Monday, June 11, 2018

Todd S. Purdum

Todd S. Purdum's new book is Something Wonderful: Rodgers and Hammerstein's Broadway Revolution. From his Fresh Air interview with Terry Gross:

GROSS: What was the relationship like - the friendship between Rodgers and Hammerstein?

PURDUM: I think the thing that was most interest to me in doing the research for the book was to come to realize how they had tremendous professional respect for each other. They had terrific artistic collaboration and commercial success. But they weren't personally close. And I found it very sad to learn that each went to his grave not knowing whether the other really had liked him. And they had a kind of a distant - a very formal relationship.

The one documentary example that survives is some letters they exchanged during the writing of the special television program of "Cinderella," written for Julie Andrews in 1957. And they'd been working together for 14, 13 years by that point. And the tone of their letters is - they sign each other love. But it's really - it's a very formal - well, Mr. Hammerstein, well, Mr. Rodgers. They're so correct with each other you might think they just met.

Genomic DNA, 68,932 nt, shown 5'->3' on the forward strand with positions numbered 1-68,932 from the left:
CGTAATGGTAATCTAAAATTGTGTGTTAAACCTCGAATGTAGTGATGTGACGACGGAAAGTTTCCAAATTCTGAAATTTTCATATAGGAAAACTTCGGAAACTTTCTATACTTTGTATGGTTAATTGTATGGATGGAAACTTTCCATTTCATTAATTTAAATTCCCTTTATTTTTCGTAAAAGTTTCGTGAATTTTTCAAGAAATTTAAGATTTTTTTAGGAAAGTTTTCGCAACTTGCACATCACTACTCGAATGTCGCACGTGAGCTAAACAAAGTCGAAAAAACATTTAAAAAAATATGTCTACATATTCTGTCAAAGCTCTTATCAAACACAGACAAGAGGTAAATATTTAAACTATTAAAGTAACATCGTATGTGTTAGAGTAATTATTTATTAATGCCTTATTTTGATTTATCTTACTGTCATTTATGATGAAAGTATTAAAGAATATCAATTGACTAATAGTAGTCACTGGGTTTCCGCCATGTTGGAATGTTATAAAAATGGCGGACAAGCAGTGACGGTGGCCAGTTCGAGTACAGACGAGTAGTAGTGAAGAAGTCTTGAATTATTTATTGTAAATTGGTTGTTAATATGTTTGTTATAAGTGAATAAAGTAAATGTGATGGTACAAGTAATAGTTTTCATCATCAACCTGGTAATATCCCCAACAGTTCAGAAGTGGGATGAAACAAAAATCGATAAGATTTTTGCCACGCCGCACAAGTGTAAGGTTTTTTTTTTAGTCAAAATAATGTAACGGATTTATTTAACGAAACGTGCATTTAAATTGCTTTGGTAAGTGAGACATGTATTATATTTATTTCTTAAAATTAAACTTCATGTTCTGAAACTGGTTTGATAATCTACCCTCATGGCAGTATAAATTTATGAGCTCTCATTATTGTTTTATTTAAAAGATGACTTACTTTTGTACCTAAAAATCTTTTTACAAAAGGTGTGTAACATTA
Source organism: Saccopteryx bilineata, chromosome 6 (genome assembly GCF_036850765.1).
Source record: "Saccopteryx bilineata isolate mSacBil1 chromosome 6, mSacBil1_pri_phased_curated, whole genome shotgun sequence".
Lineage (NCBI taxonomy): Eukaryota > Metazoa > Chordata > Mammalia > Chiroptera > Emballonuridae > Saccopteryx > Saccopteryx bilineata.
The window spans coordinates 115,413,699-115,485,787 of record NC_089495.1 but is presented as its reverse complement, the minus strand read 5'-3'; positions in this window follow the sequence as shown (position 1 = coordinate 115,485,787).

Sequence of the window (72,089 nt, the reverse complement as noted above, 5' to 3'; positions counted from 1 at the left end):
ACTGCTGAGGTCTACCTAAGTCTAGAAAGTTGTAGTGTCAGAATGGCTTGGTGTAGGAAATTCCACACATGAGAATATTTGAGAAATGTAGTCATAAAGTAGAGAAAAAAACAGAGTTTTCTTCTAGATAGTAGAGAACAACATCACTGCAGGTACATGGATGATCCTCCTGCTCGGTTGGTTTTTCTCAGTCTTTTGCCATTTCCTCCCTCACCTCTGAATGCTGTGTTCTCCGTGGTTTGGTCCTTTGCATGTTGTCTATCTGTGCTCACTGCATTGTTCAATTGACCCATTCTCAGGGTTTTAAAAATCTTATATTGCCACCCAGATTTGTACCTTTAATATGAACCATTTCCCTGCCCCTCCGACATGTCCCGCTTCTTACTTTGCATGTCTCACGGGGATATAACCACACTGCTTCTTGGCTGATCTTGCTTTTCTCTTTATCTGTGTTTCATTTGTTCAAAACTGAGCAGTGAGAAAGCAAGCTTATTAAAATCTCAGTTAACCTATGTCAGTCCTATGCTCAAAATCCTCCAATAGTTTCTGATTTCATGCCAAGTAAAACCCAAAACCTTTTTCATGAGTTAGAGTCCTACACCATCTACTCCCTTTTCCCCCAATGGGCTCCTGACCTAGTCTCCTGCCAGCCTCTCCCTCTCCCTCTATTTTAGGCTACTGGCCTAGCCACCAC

GROSS: Do you think one of the reasons why each didn't know if they were liked by the other was that they worked long distance - with Hammerstein in Pennsylvania and Rodgers in New York? They weren't in the same room composing. They weren't even in the same state. So they didn't have that kind of direct partnership where, you know, every day or every week they're together in the same room working something out together - collaborating in real time.

PURDUM: Yeah, no. It definitely wasn't the cinematic ideal of, you know, sitting around the piano and cranking something out together, you know. But...[read on]
--Marshal Zeringue